You can walk on the ankle immediately you have recovered from your anaesthetic. It may be quite sore for a few days and some people need crutches to take some of the weight off their ankle. Almost everyone can walk with their full weight on the ankle within a week.

  • GO BACK TO WORK?

If you are comfortable and your work is not too demanding, you could go back to work within a week. However, if you have a heavy manual job, or have had extensive surgery within the ankle, you may not be able to go back for a month or more.

Please note, if you have had an arthroscopy of your knee before, that the recovery from an ankle arthroscopy takes about half as long again as a knee procedure.

  • DRIVE?

If you have an automatic car and have an operation on your left ankle, you could drive within a couple of days of the operation. Otherwise you can drive about 1-2 weeks after surgery, depending mainly on your comfort.

  • PLAY SPORT?

As you recover from your operation, you can gradually increase your activity, determined by comfort and the amount of swelling and flexibility in the ankle. Start with walking and cycling, then light running. Make sure your foot and ankle are fairly flexible before moving to twisting or impact activities, and make sure you can turn and jump comfortably before returning to contact sports.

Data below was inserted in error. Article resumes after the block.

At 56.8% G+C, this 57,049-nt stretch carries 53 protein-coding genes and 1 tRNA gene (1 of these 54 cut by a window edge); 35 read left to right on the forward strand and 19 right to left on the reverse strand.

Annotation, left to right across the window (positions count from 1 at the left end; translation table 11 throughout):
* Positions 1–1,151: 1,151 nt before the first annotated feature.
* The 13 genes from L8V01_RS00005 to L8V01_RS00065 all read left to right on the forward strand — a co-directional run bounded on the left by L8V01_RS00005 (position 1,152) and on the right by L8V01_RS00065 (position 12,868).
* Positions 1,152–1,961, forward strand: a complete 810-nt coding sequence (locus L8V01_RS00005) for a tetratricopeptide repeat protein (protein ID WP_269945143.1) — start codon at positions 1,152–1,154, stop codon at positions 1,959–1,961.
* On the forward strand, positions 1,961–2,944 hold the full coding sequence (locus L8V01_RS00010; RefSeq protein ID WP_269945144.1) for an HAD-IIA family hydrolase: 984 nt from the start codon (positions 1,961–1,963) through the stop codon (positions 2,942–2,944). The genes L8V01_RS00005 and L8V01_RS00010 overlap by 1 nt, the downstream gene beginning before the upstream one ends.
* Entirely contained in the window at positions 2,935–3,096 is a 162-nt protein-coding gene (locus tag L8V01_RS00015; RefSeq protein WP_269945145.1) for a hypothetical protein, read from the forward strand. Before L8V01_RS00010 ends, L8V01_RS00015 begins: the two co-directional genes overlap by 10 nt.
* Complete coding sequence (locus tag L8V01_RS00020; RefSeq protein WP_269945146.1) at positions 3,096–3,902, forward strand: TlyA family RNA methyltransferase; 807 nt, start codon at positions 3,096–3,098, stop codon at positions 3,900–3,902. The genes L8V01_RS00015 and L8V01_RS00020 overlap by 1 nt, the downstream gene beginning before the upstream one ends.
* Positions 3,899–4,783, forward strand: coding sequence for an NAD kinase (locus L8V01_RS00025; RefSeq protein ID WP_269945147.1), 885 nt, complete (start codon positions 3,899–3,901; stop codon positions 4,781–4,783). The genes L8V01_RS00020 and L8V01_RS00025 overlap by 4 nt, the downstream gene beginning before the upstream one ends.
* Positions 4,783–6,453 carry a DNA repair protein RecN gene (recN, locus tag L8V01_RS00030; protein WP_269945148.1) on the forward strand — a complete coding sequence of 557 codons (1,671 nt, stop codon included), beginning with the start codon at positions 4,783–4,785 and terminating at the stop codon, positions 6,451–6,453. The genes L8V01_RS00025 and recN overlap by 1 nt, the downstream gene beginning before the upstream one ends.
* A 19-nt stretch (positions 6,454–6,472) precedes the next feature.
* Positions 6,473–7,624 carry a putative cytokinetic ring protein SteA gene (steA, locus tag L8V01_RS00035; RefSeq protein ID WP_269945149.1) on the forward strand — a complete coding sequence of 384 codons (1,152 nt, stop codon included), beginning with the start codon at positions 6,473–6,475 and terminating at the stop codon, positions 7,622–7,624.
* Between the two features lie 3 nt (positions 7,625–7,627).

Your return to sport will also depend on the damage to your ankle which caused you to have surgery in the first place, and on any other necessary treatment. As this operation tends to be done for problems following an injury, this is an important factor in recovery for many people. All other things being equal, most people will get back to their previous level of activity in 2-3 months.


IF YOU ARE CONCERNED:
  • You may have moderate pain following the surgery and can take panadeine forte as provided or paracetamol. The pain should lessen each day.
  • You should contact Dr Sterling (through1300the478switchboard375 of the hospital where you had your surgery), or his secretary on.
  • Whilst it is unlikely, if you feel extremely unwell, or there is an unexpected delay in finding Dr Sterling, attend the nearest Hospital Emergency Department.